The NFL is known as a copycat league for coaches taking what works for other teams and implementing it into their own gameplans for the following week. Last season the Miami Dolphins set up in the Wildcat formation against the New England Patriots and ran all over the Pats defense. The Wildcat was adopted from the Arkansas Razorbacks with Darren McFadden and adopted by Bill Parcells' Dolphins to storm the NFL. The Wildcat is a complex double wing formation that has stages and options at every step in the play. Is this Wildcat going to be the new fad in the NFL or will it be shut down once the copycats of the league gameplan against? The Baltimore Ravens stopped the Wildcat in 2008, allowing Ronnie Brown under 50 rushing yards in the infamous formation.
What is the Wildcat?
To set up in the Wildcat the offensive line comes out unbalanced, meaning the weak side tackle and tight end swap places on the line. (The line from strong to weak would be T,T,G,C,G,TE). The receivers line up in what is called Deuces (Twins to the weak side and a single flanker on the unbalanced side). The split end on the Twins side is normally where the Quarterback will line up and the inside receiver is where your running back or speed player will line up. There is an upback or H-back lined up behind the original tackle position on the unbalanced side. A running back or speed player will then line up behind center in a shot gun formation. “We just scratched the surface of what we were trying to do. This is not something that just came up and we scribbled on the board a couple days ago”says Miami Dolphins Head Coach, Tony Sparano.” The purpose of the Wildcat formation is to confuse the defense and allow yourself multiple options of what to do once the ball has been snapped. The Miami Dolphins used the Wildcat formation to perfection against the New England Patriots last season as well as some other teams who spent all week practicing against it and still couldnt stop them. The other reason the Wildcat worked so well for Miami is that it wasn’t their base offense. The Dolphins still came out and ran regular sets of their offense making it that much harder for opposing defenses to be able to stop them and have the right personnel in the game when they came out in the double wing formation.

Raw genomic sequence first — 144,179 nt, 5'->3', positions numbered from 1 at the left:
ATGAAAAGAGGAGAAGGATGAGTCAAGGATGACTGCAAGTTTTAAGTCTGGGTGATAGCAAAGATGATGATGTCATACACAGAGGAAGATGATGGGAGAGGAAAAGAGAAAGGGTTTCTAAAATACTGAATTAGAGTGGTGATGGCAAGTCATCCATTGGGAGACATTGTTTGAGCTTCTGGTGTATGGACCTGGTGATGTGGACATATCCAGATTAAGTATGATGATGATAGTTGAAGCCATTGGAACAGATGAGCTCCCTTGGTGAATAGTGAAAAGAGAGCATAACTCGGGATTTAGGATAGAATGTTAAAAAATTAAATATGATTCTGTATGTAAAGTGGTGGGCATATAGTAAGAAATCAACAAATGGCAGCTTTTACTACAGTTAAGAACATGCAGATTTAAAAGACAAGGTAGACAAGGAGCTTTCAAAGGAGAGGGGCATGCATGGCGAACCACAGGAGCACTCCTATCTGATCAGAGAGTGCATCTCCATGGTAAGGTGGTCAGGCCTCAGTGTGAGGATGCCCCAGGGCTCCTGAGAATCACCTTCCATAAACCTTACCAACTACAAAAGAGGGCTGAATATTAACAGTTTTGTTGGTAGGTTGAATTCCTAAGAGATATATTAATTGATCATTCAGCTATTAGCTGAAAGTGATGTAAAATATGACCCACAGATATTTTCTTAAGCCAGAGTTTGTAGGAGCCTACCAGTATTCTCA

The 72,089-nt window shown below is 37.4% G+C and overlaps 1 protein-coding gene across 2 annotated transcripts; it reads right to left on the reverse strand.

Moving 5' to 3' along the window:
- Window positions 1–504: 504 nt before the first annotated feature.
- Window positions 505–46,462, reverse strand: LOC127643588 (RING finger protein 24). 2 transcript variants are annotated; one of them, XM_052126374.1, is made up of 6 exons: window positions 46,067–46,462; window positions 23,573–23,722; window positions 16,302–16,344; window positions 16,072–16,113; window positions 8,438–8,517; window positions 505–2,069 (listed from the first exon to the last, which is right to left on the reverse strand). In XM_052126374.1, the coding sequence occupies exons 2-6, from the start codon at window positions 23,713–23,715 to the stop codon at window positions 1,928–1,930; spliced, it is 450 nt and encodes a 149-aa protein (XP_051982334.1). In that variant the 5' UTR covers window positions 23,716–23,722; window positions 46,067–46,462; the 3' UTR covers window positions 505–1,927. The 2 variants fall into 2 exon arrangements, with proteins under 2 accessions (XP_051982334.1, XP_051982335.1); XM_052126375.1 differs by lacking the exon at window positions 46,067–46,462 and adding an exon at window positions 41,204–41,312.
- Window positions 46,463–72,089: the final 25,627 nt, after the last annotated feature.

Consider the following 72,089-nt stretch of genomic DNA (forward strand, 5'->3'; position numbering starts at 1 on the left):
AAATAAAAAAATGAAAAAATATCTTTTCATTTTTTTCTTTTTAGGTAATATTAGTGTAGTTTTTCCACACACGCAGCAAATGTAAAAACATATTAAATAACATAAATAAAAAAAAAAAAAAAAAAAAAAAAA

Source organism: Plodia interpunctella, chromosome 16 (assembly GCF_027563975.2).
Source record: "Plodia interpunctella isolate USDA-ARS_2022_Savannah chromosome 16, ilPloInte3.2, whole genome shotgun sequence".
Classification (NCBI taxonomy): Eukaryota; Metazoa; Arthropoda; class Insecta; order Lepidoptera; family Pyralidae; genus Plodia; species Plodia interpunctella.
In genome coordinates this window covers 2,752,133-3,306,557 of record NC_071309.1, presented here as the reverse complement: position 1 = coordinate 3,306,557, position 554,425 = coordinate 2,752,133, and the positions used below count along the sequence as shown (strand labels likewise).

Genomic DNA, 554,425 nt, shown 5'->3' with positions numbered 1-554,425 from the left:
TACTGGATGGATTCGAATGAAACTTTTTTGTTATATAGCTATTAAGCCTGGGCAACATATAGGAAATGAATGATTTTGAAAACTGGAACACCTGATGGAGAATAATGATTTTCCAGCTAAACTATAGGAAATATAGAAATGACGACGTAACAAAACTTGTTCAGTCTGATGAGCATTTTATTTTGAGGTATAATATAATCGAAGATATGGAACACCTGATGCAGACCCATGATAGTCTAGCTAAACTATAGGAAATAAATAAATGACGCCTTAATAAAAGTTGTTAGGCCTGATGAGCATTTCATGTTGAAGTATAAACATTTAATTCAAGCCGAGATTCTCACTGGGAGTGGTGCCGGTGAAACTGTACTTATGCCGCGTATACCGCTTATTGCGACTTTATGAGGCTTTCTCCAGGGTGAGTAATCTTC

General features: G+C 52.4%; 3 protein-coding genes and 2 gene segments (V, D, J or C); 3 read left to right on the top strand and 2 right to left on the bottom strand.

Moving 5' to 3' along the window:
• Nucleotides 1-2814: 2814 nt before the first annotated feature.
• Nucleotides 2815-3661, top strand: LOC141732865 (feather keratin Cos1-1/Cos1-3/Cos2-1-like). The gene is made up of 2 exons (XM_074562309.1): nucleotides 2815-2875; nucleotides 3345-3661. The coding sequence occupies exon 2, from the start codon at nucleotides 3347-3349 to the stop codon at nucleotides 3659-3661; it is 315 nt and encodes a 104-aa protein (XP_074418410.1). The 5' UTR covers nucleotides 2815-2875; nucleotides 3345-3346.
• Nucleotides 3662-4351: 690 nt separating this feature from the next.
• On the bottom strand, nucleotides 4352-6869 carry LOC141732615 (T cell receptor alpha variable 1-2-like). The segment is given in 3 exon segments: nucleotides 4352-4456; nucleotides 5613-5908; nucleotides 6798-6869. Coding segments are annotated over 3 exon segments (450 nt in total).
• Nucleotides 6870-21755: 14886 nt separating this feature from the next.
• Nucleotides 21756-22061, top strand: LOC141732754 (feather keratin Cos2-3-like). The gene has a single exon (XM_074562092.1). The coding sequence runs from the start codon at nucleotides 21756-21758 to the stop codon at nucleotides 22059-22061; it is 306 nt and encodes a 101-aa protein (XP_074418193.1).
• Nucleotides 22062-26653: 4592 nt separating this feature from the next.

What Can the Wildcat Do?
The Wildcat formation allows options and gimmick plays for the offense. With a running back taking the snap, he can immediately take a hole and run for a big gain with all the motion confusing the linebackers. The inside receiver on the twins side will motion toward the quarterback before the snap every play. This creates an option read for the player at quarterback. By reading the defensive end, the quarterback can either hand the ball to the motioning back or take it himself based on the ends line of attack. With the lone split end on the unbalanced side, this also sets up a reverse play after running the read multiple times. The player at quarterback also has an opportunity to run regular passing plays out of the Wildcat formation with normal protection from the offensive line and the H-back. Don’t forget that the reverse will also set up the reverse pass later on in the game. With the teams original quarterback lined up split out to the twins side, this also sets up the ability to run a wide receiver screen pass. The Dolphins can throw a screen to Pennington who can catch the ball behind the line of scrimmage and then have him throw a deep ball to the opposite side split end all the way down the field.